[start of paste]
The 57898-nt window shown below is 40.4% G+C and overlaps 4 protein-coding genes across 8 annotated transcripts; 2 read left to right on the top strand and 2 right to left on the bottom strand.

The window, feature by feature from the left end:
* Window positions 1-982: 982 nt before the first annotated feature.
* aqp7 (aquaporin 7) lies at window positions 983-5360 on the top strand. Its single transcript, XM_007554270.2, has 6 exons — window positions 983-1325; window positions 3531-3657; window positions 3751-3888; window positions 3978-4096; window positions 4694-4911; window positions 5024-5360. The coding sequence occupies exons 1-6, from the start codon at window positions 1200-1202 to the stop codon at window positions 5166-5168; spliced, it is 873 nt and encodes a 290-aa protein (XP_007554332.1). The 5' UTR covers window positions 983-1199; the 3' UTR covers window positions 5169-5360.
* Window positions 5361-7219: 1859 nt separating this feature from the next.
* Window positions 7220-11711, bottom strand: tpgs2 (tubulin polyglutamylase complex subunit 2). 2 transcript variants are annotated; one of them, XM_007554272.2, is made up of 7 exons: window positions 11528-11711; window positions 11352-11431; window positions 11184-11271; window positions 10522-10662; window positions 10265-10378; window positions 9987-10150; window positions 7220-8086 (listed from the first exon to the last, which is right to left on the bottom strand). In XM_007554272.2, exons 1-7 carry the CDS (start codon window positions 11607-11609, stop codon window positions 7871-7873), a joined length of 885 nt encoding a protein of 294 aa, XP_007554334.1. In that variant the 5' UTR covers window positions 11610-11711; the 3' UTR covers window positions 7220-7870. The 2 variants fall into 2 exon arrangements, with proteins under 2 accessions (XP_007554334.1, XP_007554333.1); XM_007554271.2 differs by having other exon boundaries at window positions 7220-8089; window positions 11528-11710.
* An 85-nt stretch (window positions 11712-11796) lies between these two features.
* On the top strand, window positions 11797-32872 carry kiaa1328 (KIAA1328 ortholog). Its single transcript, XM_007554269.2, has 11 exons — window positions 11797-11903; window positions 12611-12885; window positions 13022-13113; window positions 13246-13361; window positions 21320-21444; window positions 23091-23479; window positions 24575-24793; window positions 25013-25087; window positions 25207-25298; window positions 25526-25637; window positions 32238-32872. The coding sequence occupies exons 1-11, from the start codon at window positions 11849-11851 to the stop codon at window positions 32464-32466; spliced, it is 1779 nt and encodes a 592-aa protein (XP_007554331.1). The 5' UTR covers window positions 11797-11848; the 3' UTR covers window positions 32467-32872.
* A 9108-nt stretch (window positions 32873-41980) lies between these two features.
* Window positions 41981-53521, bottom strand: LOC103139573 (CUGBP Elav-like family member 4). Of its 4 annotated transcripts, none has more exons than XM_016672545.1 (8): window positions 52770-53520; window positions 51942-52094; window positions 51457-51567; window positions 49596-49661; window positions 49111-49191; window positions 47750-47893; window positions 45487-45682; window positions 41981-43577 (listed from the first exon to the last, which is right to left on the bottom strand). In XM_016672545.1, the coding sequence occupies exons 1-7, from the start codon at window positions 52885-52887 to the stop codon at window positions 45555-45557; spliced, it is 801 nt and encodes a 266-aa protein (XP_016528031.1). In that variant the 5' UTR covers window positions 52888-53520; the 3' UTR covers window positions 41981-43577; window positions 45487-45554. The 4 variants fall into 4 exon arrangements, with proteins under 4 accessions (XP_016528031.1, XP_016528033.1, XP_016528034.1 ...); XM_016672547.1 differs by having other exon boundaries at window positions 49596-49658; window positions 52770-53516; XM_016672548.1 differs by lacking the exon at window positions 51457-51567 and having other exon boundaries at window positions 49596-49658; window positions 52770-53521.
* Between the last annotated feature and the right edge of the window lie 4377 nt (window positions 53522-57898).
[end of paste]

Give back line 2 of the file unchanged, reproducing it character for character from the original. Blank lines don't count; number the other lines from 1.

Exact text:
The window, feature by feature from the left end: